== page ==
By Buhari Habibu
Intolerance due to inherent and acquired diversities among citizens is expected of a country like Nigerians. It is believed that football, to some extent, unites Nigerians towards a specific course. But in recent times, it seems increase in price of petrol equally does the same, especially the masses. Nigerians, irrespective of religion, tribe and ethnicity perch on different tents to complain or debate the removal of fuel subsidy which ultimately escalates the price of fuel. Like football, sentiments may scarcely be noticed in the response of Nigerians to increase in price of petrol; but with microscopic examination, traces of sentiment may still noticed.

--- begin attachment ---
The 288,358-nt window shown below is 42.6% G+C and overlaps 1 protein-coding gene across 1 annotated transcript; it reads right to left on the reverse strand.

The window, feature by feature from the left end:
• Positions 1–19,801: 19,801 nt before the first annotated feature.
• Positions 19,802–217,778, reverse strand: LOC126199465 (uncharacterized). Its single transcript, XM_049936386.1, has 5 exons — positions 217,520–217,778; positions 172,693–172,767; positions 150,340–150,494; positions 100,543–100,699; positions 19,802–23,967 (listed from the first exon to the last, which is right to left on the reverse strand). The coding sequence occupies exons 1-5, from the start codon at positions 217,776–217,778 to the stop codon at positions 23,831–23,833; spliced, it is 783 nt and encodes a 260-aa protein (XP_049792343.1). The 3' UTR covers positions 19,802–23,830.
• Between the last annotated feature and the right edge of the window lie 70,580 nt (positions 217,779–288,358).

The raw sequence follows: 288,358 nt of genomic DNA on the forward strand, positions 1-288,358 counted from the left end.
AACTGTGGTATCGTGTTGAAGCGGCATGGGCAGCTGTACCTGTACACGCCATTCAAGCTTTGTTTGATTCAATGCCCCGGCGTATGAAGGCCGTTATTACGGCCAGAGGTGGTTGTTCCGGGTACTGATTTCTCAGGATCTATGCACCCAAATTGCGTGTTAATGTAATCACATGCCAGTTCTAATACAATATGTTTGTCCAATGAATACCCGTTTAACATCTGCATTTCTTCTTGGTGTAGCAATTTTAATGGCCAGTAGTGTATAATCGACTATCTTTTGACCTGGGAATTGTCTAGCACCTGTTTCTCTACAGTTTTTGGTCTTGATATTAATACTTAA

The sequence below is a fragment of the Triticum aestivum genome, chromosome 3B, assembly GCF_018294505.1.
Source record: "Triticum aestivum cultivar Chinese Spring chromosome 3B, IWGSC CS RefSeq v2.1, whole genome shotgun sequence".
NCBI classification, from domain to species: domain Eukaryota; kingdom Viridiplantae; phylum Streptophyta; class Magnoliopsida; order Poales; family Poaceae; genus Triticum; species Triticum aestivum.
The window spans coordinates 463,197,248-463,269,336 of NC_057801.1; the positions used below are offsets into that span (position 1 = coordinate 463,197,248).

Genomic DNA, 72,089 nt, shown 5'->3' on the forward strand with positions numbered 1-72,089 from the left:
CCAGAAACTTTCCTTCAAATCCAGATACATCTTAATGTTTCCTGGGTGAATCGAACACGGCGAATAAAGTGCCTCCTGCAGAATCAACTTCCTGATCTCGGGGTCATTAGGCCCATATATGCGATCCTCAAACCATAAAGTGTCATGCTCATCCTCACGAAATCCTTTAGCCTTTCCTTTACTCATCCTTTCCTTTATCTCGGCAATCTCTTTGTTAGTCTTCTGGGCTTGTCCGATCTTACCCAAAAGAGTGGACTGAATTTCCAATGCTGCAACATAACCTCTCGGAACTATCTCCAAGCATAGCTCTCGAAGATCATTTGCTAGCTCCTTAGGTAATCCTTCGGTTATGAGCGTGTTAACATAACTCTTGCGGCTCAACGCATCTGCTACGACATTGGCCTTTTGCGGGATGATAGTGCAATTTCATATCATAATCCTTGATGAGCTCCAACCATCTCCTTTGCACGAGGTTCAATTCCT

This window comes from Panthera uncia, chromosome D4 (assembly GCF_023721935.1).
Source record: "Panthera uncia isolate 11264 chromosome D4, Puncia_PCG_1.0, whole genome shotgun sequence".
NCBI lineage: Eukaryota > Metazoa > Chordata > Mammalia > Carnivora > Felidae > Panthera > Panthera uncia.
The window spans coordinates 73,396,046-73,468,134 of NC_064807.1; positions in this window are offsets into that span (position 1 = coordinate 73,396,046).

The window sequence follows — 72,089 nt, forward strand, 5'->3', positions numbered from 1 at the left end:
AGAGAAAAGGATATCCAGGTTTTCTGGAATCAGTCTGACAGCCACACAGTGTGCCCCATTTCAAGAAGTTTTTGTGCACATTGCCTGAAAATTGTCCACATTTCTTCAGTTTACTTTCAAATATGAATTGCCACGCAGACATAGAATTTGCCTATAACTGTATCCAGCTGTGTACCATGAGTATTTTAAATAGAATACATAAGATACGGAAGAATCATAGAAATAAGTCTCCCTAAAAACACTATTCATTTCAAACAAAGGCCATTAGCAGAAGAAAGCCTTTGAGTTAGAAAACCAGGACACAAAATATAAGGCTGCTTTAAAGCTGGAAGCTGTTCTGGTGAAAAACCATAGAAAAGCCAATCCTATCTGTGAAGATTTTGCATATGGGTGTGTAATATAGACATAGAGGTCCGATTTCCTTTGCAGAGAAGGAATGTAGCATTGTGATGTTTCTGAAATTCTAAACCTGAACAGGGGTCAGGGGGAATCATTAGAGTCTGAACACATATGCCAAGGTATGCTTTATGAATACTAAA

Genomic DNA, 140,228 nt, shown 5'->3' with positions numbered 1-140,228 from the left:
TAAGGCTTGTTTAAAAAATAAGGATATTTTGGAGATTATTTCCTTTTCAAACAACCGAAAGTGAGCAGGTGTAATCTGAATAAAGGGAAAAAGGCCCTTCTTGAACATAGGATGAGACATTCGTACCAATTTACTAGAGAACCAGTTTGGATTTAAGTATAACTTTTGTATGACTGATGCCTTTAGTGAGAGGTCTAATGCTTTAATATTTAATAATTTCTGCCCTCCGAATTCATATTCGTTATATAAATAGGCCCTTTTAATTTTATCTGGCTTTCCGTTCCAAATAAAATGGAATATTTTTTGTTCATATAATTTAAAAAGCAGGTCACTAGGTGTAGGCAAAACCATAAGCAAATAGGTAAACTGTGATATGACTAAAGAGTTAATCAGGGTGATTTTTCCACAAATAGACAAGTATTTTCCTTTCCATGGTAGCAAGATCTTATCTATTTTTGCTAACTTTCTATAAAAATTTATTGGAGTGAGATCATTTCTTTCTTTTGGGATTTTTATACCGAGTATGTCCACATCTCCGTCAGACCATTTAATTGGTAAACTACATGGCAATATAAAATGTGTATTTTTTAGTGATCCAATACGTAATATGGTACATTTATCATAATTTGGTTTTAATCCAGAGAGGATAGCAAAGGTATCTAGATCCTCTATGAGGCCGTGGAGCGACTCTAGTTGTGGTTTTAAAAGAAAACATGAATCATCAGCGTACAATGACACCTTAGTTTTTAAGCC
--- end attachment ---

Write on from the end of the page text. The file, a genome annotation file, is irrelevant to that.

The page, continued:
The removal of fuel subsidy is now being supported by those previously against it, and is now heavily criticised by those previously supporting it. This bespeaks lack of sincerity or the bias mind with which we see government policies. It may also denote that some citizens, criticise government policies without having sound knowledge of the need and impact of such policies. Just like the retired pro-subsidy Nigerians, the present pro-subsidy groups, in a bid to provide facts in favour of subsidy removal are now displaying the high prices of premium motor spirit (PMS)/petrol in different countries of the world; as a justification for the increase in price of PMS in Nigeria. As it was the case in 2012, the now subsidy-phobic groups are the ones reminding the former that the price of PMS in a country should not be an independent indicator, but rather it is made complicated by other factors, including minimum salary wage, gross domestic product (GDP), unemployment rate, inflation rate, interest rate among others; of which Nigeria has a very poor status. This makes increment in the price of PMS more detrimental to the masses of Nigeria, causing untold hardship, poverty, hunger and increase in crime rate.